23 May 2011

When sea lions want salmon for lunch

A dilemma for various special interest groups on the Northwest coast, as sea lions have moved up the Columbia River. Excerpts from a WSJ article:
The sea lions are feasting on this area's choicest runs of salmon, steelhead trout and sturgeon, and during the last decade have been taking thousands of fish every spring. The burning issue: should anything be done to keep the enormous beasts from turning Bonneville Dam into a buffet? And, if so, should lethal removal be one of the options?...

Sea lions used to be rare this far inland, scientists say. Generally they prey on fish either in the open waters of the Pacific Ocean, or at the mouth of the Columbia. The number of fish taken upriver here has been rising—to nearly 8,000 last year, or almost eight times the 2002 total—out of a annual total migration of about 300,000 Chinook salmon, the main species during the months sea lions arrive...

The Humane Society, along with the Wild Fish Conservancy, a co-litigant in Friday's filing, says sea lions have consumed an average of 2.5% of Columbia River salmon in recent years, while at the same time commercial and sport fishermen have taken up to 17% of recent salmon runs...

The legal stalemate is matched by an ethical one: which species is under a greater threat, sea lion or salmon? Recently, both the fish and the marine mammals seemed on the verge of extinction. Today both seem on their way to recovery.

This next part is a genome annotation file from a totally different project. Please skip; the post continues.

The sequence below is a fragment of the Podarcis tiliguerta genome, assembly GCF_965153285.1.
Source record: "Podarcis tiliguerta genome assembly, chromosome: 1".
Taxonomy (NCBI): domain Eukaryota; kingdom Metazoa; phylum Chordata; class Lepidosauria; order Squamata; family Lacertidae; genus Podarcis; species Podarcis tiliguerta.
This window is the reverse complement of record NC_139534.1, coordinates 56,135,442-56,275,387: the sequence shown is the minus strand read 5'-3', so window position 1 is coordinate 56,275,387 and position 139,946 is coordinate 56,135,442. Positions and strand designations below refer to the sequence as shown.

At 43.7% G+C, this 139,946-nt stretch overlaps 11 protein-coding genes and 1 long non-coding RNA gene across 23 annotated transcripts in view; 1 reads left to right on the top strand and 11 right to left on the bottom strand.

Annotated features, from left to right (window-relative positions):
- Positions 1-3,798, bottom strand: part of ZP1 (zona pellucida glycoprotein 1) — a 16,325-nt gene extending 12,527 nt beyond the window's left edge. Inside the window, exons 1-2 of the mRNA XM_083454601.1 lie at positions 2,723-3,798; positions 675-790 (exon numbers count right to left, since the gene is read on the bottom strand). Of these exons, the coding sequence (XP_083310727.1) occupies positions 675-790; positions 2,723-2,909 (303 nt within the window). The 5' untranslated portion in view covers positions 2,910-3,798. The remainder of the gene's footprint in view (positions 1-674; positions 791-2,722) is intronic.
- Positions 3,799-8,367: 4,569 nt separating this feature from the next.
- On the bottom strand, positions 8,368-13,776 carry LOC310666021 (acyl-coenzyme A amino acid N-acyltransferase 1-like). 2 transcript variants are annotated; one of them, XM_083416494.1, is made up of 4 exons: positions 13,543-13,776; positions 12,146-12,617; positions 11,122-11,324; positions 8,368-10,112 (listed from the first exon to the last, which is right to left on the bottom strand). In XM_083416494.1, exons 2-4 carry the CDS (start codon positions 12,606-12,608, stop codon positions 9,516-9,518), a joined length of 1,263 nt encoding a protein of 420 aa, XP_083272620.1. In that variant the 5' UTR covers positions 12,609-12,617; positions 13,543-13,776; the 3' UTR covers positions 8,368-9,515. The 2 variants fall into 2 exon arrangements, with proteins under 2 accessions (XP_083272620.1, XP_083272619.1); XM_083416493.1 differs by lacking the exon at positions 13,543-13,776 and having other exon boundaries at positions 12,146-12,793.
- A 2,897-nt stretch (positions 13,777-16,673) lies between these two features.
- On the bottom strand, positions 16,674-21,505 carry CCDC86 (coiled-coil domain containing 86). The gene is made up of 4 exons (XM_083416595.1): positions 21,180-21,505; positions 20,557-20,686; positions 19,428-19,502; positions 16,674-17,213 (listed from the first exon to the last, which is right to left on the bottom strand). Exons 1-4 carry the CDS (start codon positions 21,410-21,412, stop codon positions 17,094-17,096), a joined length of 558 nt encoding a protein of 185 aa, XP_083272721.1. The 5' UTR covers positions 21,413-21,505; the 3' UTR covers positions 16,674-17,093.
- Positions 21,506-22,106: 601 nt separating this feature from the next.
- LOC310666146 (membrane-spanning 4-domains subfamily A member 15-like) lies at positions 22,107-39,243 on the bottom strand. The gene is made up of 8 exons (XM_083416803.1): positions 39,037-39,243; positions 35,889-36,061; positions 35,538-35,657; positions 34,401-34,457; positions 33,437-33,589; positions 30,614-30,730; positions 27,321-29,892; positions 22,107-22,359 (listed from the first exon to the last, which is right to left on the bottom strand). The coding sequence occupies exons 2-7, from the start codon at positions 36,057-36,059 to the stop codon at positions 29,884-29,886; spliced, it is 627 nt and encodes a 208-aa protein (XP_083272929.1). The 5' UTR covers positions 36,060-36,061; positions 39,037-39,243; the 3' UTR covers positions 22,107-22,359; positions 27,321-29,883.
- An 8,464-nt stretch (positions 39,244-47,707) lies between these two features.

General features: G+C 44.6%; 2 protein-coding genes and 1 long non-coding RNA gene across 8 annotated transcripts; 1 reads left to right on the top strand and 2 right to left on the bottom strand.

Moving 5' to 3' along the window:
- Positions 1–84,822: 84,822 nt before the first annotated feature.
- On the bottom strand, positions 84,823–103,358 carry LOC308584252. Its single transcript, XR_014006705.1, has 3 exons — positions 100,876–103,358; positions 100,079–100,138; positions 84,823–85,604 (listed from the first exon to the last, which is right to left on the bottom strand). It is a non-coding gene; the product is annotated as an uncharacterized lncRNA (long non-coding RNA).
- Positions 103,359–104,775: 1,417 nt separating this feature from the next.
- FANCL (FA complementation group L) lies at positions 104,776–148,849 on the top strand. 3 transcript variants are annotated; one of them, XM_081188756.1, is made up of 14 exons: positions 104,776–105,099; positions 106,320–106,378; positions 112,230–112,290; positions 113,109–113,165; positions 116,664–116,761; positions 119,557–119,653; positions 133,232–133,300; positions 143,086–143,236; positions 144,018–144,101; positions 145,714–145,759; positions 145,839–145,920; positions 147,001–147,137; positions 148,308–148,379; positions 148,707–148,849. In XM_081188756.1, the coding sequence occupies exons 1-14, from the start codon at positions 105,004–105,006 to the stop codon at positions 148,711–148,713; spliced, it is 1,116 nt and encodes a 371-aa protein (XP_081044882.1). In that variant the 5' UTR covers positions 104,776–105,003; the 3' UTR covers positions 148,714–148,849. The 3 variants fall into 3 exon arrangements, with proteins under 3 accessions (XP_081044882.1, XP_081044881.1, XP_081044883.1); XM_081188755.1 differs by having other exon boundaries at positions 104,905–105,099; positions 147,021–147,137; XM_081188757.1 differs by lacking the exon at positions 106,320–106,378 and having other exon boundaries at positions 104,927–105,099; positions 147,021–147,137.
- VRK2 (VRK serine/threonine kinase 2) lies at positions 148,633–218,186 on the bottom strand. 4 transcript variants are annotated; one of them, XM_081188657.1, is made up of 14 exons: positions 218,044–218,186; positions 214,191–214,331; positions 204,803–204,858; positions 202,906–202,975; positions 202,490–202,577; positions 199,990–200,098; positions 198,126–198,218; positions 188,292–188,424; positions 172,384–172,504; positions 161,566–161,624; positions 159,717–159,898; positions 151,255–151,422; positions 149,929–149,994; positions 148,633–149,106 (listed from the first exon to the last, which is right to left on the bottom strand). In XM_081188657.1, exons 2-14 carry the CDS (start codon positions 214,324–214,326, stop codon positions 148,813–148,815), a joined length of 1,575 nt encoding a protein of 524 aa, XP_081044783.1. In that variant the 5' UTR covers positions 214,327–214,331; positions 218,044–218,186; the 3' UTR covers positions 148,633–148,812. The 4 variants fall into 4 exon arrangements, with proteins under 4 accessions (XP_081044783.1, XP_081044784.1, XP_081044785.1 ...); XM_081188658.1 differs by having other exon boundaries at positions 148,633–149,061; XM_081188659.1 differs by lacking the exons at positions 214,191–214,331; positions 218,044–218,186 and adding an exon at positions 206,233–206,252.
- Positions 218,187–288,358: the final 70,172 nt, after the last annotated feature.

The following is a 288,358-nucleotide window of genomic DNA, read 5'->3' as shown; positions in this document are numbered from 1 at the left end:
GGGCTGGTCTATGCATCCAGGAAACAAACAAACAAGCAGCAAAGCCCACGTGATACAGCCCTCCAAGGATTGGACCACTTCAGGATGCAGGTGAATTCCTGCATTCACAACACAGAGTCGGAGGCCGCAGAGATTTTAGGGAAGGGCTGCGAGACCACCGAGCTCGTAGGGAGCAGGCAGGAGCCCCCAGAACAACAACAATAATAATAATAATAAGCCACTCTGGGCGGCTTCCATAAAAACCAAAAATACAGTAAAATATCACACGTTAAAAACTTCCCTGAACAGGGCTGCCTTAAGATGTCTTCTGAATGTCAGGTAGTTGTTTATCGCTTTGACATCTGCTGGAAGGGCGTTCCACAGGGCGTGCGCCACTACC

There's a similar article in the New York Times, and the Anchorage Daily News offers these comments:
The issue is an example of the delicate work involved in trying to manage animal populations. In this case, both the salmon and sea lions are protected by the federal government -- the salmon by the Endangered Species Act, and the sea lions by the Marine Mammal Protection Act.

As a result, the federal government goes to great lengths to try to protect both. Under normal conditions, killing a sea lion is a serious crime, punishable by up to a year in prison and a fine of up to $100,000...

Like everything to do with salmon in the Pacific Northwest, it's complicated. And it's hard to grasp how one thing makes a difference in the system."
Photo: Associated Press.


  1. the solution is easy: genetically engineer salmon that like eating sea lions!


  2. Why are the Sealions eating the Salmon?
    Because we are eating the fish out at sea.
    If they can't get enough food out in the ocean then they will follow the salmon.


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